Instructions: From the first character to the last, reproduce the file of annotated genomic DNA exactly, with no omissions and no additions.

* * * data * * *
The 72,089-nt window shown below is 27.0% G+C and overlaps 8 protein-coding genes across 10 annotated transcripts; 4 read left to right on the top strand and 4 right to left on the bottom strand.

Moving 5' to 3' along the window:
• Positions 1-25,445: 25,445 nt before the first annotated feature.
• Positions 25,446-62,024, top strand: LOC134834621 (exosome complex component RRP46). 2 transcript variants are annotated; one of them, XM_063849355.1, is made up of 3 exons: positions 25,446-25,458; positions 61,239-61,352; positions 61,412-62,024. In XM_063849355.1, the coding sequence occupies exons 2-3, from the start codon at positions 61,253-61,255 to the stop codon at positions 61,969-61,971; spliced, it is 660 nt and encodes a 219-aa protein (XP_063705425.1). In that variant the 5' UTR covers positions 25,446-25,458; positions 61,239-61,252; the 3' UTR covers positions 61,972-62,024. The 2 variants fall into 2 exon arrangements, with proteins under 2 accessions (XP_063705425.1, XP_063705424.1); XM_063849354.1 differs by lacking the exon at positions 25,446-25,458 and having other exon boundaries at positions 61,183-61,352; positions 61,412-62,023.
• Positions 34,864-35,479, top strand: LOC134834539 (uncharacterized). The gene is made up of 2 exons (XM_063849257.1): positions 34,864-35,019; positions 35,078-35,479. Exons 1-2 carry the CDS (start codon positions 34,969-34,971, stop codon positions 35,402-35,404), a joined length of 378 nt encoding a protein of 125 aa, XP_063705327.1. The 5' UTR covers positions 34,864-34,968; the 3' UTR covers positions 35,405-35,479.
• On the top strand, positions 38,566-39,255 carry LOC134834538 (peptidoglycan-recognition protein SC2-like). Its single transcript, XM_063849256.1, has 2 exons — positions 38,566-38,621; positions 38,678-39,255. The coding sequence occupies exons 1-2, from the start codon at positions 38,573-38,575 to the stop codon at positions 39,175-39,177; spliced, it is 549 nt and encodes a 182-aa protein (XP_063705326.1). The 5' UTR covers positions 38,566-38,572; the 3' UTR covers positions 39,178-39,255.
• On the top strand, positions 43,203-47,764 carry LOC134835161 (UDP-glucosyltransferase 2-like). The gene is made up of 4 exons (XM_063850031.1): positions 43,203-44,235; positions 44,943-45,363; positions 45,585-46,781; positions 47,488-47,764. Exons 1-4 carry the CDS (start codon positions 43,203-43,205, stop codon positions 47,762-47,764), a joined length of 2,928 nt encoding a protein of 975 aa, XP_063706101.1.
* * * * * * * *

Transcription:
The 72,089-nt window shown below is 27.0% G+C and overlaps 8 protein-coding genes across 10 annotated transcripts; 4 read left to right on the top strand and 4 right to left on the bottom strand.

Moving 5' to 3' along the window:
• Positions 1-25,445: 25,445 nt before the first annotated feature.
• Positions 25,446-62,024, top strand: LOC134834621 (exosome complex component RRP46). 2 transcript variants are annotated; one of them, XM_063849355.1, is made up of 3 exons: positions 25,446-25,458; positions 61,239-61,352; positions 61,412-62,024. In XM_063849355.1, the coding sequence occupies exons 2-3, from the start codon at positions 61,253-61,255 to the stop codon at positions 61,969-61,971; spliced, it is 660 nt and encodes a 219-aa protein (XP_063705425.1). In that variant the 5' UTR covers positions 25,446-25,458; positions 61,239-61,252; the 3' UTR covers positions 61,972-62,024. The 2 variants fall into 2 exon arrangements, with proteins under 2 accessions (XP_063705425.1, XP_063705424.1); XM_063849354.1 differs by lacking the exon at positions 25,446-25,458 and having other exon boundaries at positions 61,183-61,352; positions 61,412-62,023.
• Positions 34,864-35,479, top strand: LOC134834539 (uncharacterized). The gene is made up of 2 exons (XM_063849257.1): positions 34,864-35,019; positions 35,078-35,479. Exons 1-2 carry the CDS (start codon positions 34,969-34,971, stop codon positions 35,402-35,404), a joined length of 378 nt encoding a protein of 125 aa, XP_063705327.1. The 5' UTR covers positions 34,864-34,968; the 3' UTR covers positions 35,405-35,479.
• On the top strand, positions 38,566-39,255 carry LOC134834538 (peptidoglycan-recognition protein SC2-like). Its single transcript, XM_063849256.1, has 2 exons — positions 38,566-38,621; positions 38,678-39,255. The coding sequence occupies exons 1-2, from the start codon at positions 38,573-38,575 to the stop codon at positions 39,175-39,177; spliced, it is 549 nt and encodes a 182-aa protein (XP_063705326.1). The 5' UTR covers positions 38,566-38,572; the 3' UTR covers positions 39,178-39,255.
• On the top strand, positions 43,203-47,764 carry LOC134835161 (UDP-glucosyltransferase 2-like). The gene is made up of 4 exons (XM_063850031.1): positions 43,203-44,235; positions 44,943-45,363; positions 45,585-46,781; positions 47,488-47,764. Exons 1-4 carry the CDS (start codon positions 43,203-43,205, stop codon positions 47,762-47,764), a joined length of 2,928 nt encoding a protein of 975 aa, XP_063706101.1.